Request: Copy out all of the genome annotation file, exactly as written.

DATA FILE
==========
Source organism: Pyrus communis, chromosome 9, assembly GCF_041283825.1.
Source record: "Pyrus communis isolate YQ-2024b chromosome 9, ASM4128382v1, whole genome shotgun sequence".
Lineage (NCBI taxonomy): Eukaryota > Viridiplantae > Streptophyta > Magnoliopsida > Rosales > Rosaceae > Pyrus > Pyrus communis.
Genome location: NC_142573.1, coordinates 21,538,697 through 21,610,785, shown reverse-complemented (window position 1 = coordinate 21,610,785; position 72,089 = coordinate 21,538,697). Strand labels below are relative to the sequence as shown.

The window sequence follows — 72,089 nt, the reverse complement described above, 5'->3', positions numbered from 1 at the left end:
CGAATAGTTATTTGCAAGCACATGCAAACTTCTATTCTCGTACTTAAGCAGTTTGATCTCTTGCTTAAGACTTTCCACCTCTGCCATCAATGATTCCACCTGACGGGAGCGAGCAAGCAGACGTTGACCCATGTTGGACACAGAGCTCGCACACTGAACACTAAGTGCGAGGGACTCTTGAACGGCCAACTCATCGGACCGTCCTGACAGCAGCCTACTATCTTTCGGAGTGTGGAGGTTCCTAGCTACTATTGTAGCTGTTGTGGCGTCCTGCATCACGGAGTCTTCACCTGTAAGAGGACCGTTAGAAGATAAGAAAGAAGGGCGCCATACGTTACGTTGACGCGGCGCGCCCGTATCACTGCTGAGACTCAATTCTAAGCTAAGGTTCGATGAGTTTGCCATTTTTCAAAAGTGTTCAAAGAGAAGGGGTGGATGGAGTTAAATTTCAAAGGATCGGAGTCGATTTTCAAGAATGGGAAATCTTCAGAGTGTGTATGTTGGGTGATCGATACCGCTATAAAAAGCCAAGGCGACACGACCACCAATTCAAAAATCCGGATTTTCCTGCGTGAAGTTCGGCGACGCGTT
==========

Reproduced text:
Source organism: Pyrus communis, chromosome 9, assembly GCF_041283825.1.
Source record: "Pyrus communis isolate YQ-2024b chromosome 9, ASM4128382v1, whole genome shotgun sequence".
Lineage (NCBI taxonomy): Eukaryota > Viridiplantae > Streptophyta > Magnoliopsida > Rosales > Rosaceae > Pyrus > Pyrus communis.
Genome location: NC_142573.1, coordinates 21,538,697 through 21,610,785, shown reverse-complemented (window position 1 = coordinate 21,610,785; position 72,089 = coordinate 21,538,697). Strand labels below are relative to the sequence as shown.

The window sequence follows — 72,089 nt, the reverse complement described above, 5'->3', positions numbered from 1 at the left end:
CGAATAGTTATTTGCAAGCACATGCAAACTTCTATTCTCGTACTTAAGCAGTTTGATCTCTTGCTTAAGACTTTCCACCTCTGCCATCAATGATTCCACCTGACGGGAGCGAGCAAGCAGACGTTGACCCATGTTGGACACAGAGCTCGCACACTGAACACTAAGTGCGAGGGACTCTTGAACGGCCAACTCATCGGACCGTCCTGACAGCAGCCTACTATCTTTCGGAGTGTGGAGGTTCCTAGCTACTATTGTAGCTGTTGTGGCGTCCTGCATCACGGAGTCTTCACCTGTAAGAGGACCGTTAGAAGATAAGAAAGAAGGGCGCCATACGTTACGTTGACGCGGCGCGCCCGTATCACTGCTGAGACTCAATTCTAAGCTAAGGTTCGATGAGTTTGCCATTTTTCAAAAGTGTTCAAAGAGAAGGGGTGGATGGAGTTAAATTTCAAAGGATCGGAGTCGATTTTCAAGAATGGGAAATCTTCAGAGTGTGTATGTTGGGTGATCGATACCGCTATAAAAAGCCAAGGCGACACGACCACCAATTCAAAAATCCGGATTTTCCTGCGTGAAGTTCGGCGACGCGTT